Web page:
Exciting times are ahead! Birth comes after lots of anticipation and preparation. It is normal to be a bit worried about the labour and birth, especially if it is your first time. Everyone has a unique birth experience and everyone feels differently about it.
Preparing for birth
- Read about birth and labour and discuss them with your medical team
- Attend antenatal classes as they will prepare you with some practical support and answer your many questions
- Prepare a birth plan letting your healthcare professionals know your preferences for the labour, birth, pain management and who you would like to be at the birth
- Research birthing alternatives so that you can make an informed decision
- Keep an open mind to pain relief options and birthing positions as you won’t know what you’ll need until you’re in labour. Things don’t always go according to plan and preparation helps to avoid feeling negative over loss of control about the birth experience
- Ask your doctor/midwife/hospital services any questions
- Visit your hospital before the birth and don’t forget to have that bag packed
- Talk to your support person about their role. You may like to read information on the role of the support person during caesarean birth
The main signs of labour starting are strong, regular contractions and a ‘show’. A show is when the plug of mucus from your cervix comes away.
Other signs that labour is starting include your waters breaking (rupture of the membranes), backache and an urge to go to the toilet. This is caused by your baby’s head pressing on your bowel.
The Women and Newborn Health Service has many resources that may be helpful.
Having twins or a multiple birth
So you are expecting more than one baby – congratulations! It is a different experience and challenging when you have more than one baby. This is why identifying support whilst still pregnant is a good idea.
There are extra demands on the mother’s body when having multiple births and increased emotional responses. It is a big adjustment, so preparation and planning are key.
Having an early labour and birth is often an unexpected or emergency situation. Parents may experience a variety of emotions including feelings of grief over loss of control over the birth as well as fear and trauma. You may not have had time to mentally adjust to or prepare for the birth.
There may be fear of loss about a mothers’ life and/or babies’ life. Both parents can be traumatised by the experience, which can put you at higher risk of post-traumatic stress disorder, postnatal depression and postnatal anxiety.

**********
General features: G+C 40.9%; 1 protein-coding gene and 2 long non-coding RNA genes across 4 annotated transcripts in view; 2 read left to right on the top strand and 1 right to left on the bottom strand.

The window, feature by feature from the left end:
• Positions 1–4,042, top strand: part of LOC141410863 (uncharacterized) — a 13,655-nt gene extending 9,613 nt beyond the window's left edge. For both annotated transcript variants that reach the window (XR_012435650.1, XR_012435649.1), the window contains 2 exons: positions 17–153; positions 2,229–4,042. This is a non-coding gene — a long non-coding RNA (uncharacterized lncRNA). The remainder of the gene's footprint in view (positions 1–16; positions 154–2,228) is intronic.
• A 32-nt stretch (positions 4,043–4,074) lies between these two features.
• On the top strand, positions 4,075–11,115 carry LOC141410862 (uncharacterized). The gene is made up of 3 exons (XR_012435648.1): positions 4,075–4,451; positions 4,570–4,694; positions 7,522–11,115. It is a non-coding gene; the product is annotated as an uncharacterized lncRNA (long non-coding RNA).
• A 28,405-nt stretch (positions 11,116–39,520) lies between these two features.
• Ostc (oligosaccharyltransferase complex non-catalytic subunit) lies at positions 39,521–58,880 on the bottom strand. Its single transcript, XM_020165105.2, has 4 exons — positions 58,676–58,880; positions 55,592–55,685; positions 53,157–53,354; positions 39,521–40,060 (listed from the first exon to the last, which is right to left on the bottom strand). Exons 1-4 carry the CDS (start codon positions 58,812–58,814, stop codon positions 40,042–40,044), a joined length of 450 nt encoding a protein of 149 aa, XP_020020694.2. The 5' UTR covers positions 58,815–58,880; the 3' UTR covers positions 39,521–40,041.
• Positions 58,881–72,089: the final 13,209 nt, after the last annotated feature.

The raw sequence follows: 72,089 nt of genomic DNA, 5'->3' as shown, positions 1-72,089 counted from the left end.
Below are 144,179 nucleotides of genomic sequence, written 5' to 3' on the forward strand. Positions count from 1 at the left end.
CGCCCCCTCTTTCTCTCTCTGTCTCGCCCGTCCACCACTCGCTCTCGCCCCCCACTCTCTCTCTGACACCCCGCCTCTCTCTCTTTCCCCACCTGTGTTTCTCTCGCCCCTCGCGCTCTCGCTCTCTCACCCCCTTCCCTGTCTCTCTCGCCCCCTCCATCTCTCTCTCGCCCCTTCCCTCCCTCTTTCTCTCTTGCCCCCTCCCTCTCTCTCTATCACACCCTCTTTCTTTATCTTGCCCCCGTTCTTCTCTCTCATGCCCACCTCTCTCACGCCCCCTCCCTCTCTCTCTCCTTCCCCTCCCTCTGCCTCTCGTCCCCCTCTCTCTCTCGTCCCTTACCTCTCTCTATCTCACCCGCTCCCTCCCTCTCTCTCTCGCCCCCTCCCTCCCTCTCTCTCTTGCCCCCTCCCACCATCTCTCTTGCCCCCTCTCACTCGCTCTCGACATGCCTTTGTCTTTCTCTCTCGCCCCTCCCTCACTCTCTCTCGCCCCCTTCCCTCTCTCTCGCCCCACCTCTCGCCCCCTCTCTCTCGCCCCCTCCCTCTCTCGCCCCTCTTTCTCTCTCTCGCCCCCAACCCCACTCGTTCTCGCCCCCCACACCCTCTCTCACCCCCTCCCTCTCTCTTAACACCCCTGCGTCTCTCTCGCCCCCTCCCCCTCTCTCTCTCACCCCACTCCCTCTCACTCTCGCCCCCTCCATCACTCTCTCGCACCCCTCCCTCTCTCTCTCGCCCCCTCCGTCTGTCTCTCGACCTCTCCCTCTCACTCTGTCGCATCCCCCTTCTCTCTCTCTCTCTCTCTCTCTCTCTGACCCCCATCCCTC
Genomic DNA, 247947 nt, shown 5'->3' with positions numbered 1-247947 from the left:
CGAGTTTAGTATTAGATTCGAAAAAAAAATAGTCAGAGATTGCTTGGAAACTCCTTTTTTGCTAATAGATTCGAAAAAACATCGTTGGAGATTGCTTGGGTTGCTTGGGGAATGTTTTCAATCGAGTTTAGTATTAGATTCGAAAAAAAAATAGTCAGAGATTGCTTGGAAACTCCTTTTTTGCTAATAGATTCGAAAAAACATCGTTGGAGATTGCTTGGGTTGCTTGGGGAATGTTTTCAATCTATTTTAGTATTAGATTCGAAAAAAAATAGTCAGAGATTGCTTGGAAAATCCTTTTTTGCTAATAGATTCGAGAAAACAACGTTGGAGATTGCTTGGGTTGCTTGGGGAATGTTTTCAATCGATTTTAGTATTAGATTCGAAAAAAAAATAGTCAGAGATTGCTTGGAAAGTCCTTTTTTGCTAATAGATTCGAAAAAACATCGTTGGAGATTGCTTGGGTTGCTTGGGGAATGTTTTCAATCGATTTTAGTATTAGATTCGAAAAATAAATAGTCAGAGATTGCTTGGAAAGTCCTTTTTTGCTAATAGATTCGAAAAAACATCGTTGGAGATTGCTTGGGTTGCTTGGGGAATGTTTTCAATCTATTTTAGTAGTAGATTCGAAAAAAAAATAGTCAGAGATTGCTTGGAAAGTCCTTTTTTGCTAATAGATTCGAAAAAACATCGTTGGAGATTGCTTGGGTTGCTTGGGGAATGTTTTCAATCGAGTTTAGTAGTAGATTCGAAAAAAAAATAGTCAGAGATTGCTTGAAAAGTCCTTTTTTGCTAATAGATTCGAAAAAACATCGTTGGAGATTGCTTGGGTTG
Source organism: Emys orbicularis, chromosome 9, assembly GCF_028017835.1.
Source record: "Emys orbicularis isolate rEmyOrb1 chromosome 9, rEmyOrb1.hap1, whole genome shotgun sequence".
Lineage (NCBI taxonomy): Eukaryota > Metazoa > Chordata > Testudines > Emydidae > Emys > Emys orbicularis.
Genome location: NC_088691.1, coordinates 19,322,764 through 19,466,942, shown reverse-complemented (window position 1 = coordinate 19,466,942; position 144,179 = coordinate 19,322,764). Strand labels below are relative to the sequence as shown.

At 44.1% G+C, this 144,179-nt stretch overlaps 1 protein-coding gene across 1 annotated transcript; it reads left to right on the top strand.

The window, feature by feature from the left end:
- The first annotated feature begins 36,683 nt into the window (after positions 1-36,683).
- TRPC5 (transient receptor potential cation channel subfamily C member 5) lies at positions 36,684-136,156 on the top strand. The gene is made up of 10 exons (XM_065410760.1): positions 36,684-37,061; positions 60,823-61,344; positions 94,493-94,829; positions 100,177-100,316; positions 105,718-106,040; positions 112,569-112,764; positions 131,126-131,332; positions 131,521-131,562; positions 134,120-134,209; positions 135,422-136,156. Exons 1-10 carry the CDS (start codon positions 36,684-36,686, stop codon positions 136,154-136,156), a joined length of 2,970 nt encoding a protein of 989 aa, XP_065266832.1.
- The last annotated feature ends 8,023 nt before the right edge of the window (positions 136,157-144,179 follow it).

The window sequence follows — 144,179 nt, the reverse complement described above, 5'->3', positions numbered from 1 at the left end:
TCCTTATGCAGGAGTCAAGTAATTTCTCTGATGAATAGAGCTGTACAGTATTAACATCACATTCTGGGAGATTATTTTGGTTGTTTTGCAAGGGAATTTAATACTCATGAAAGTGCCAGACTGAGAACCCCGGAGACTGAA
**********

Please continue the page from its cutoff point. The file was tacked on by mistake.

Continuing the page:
You may also:
- Have difficulty adjusting to the Neonatal Intensive Care Unit
- Be concerned about separation from your baby
- Find it hard to feed and bond with you baby
- Feel helpless and need time to gain confidence in caring for your baby
- Feel anxious about bringing your baby home particularly after an extended hospital stay
- Experience continuing feelings of loss about the “normal” or expected birth you had planned.
Seek out and accept support from each other and from professionals around you to ensure you have the best possible start to parenting.
Feeding your baby
“I don’t feel confident that I know how to breastfeed my baby.”
Breast milk provides all the nutrition and other benefits that your baby needs for the first 5 to 7 months of life.
This is one of the first skills to learn after birth and it can be challenging and will take a little time to establish. Midwives, lactation consultants and the Australian Breastfeeding Association can all provide support.
Developing a good understanding about breastfeeding before the birth will help build your confidence. Consider forming a ‘support crew’ in advance so that help is available when you need it. Try to seek support from other women who have breastfed their own babies.
You may not be sure if you want to breastfeed your baby. If so, it is important to ask health professionals lots of questions so you make an informed decision. Discuss your decision with your partner and other important people in your life. More about infant feeding.
Planning to raise your child
Parenting is a journey. As your child learns and grows so will you learn and grow as a parent. There are many opportunities to learn and people from whom you can seek support and knowledge.
You may feel overwhelmed with all sorts of advice you receive about parenting your baby. In this case you may feel doubtful about your abilities to be a good parent or you may disagree with others’ advice.
Get to know your baby. Watch, talk, sing, play and read to them. Have lots of hugs and cuddles and you will soon know them very well.
Sometimes it helps to plan for the future to relieve concerns about the unknown when you are pregnant – this gives you a sense of control. Discuss with your partner and family how you would like to raise your child and how you can support each other.
It is good to talk about how to make your environment as healthy as possible for your baby. This means having a healthy lifestyle. You might choose to quit smoking, adopt more healthy eating habits and role model the benefits of exercise and being active.
It is never too early to start role modelling the behaviours you would like your child to have in the future like helping, sharing, and being respectful, as babies and children learn from what they see happening around them.
Pregnancy loss, miscarriages, stillbirths, and infertility
Grief and loss over losing your baby at any stage of the pregnancy affects both parents and their family. Pregnancy after pregnancy loss can bring up a range of emotions. There is no right or wrong way to grieve.
Want to know more?
Government of WA, Healthy WA – Having a baby
The Raising Children Network – Pregnancy and birth
Women and Newborn Health Service – Pregnancy
Pregnancy, birth and baby – Having the baby